Fight Traffic Ticket in MassachusettsPage Overview
After being ticketed for a civil infraction you must enter your plea by checking one of two boxes on the front of your citation:
- Box 1 to pay the ticket (a guilty plea)
- Box 2 to appeal the ticket (a not guilty plea)
Regardless of plea, you must enter it within 20 days of receiving the traffic ticket.
(Plead Guilty or No Contest)
- Pay the fine
- Option to plea bargain penalties
- Incur points on your driving record (could lead to license suspension/revocation)
- Possibly incur increase on auto insurance rates
Learn more about
Paying your Traffic Ticket »
(Plead Not Guilty)
- Contest traffic ticket via trial
- Choose to represent yourself or hire an attorney
- No penalties if found not guilty, but must pay court/attorney fees
- Be found guilty, pay fine and court/attorney fees and incur penalties
Learn more by reading below
Challenging your Massachusetts traffic ticket means:
- Appearing before a judge and either representing yourself or hiring a traffic ticket attorney.
- After hearing your defense, the judge may find you not guilty and dismiss all charges, sparing you of penalties and fines. You will still be required to pay court and, if applicable, legal fees.
- After hearing your defense, the judge may find you guilty. You'll be required to pay all fines, court and, if applicable, legal fees. In addition, your driving record will be assessed penalties, which could cause a suspended driver's license and increased auto insurance rates.
Pleading guilty (Checking Box 1 on your citation) waives your right to a court hearing. This means you have agreed to pay your traffic ticket fine and accept all resulting penalties.
Enter Plea on Time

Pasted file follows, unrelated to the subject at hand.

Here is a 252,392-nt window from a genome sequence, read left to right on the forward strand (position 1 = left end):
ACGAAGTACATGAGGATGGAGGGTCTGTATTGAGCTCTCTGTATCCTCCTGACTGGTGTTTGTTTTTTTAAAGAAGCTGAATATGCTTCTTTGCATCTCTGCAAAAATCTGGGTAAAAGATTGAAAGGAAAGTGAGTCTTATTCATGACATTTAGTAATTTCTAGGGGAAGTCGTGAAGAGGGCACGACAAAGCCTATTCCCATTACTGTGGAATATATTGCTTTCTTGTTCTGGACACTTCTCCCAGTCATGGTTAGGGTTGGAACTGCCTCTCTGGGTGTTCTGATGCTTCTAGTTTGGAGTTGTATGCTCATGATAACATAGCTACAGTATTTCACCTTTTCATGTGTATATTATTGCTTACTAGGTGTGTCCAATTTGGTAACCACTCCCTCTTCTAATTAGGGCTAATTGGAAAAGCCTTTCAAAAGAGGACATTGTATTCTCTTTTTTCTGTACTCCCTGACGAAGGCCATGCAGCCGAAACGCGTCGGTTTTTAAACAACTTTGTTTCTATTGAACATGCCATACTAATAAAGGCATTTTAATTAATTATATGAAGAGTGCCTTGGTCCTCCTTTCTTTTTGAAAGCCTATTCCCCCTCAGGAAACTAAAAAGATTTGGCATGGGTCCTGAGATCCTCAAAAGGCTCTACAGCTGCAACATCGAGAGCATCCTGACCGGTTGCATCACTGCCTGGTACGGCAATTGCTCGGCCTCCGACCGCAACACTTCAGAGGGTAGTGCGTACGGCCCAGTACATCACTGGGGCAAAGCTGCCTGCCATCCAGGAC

The RMV will assess a late fee if you fail to respond to your ticket within 20 days. If you ignore paying the late fee and the citation fine, your MA license will be suspended.
Check Box 2 on the front of your citation to submit your not guilty plea. Be sure to sign and date the back of the citation before mailing it to the RMV in the provided pre-addressed envelope. The RMV will then send you a letter confirming your hearing request, along with payment instructions for a filing fee. Be sure to pay the filing fee before the date specified in the instructions.
After receiving your payment fee, the presiding court―from where you were ticketed― will send you a hearing date and time by mail.
If you're unsure on how to proceed, hire a traffic ticket attorney. Legal counsel will increase your chances for reduced charges or dismissal, which, depending on your situation, could spare you from a suspended or revoked driver's license and keep your auto insurance rates in check.
If you opt against hiring a traffic ticket lawyer, you'll need to prepare your own defense. This will require gathering evidence, interviewing witnesses and, possibly presenting your driving record to the court.
After hearing your defense, the presiding judge will issue a verdict. If found guilty, you will be instructed on how to pay all resulting fines, and be informed of all associated penalties. You do have the right to appeal the decision.
Regardless of verdict, be sure to check your driving record. You'll want to closely examine it for accuracy, making sure there are no unsubstantiated suchargeable events. Because an accumulation of violations could lead to a suspended driver's license or increased auto insurance rates, be sure the state's record is accurate.
Should a ticket violation cause an increase in your car insurance rates, consider shopping online for auto insurance. Compare car insurance rates from a variety of auto insurance companies to get the best deal.Other Topics in This Section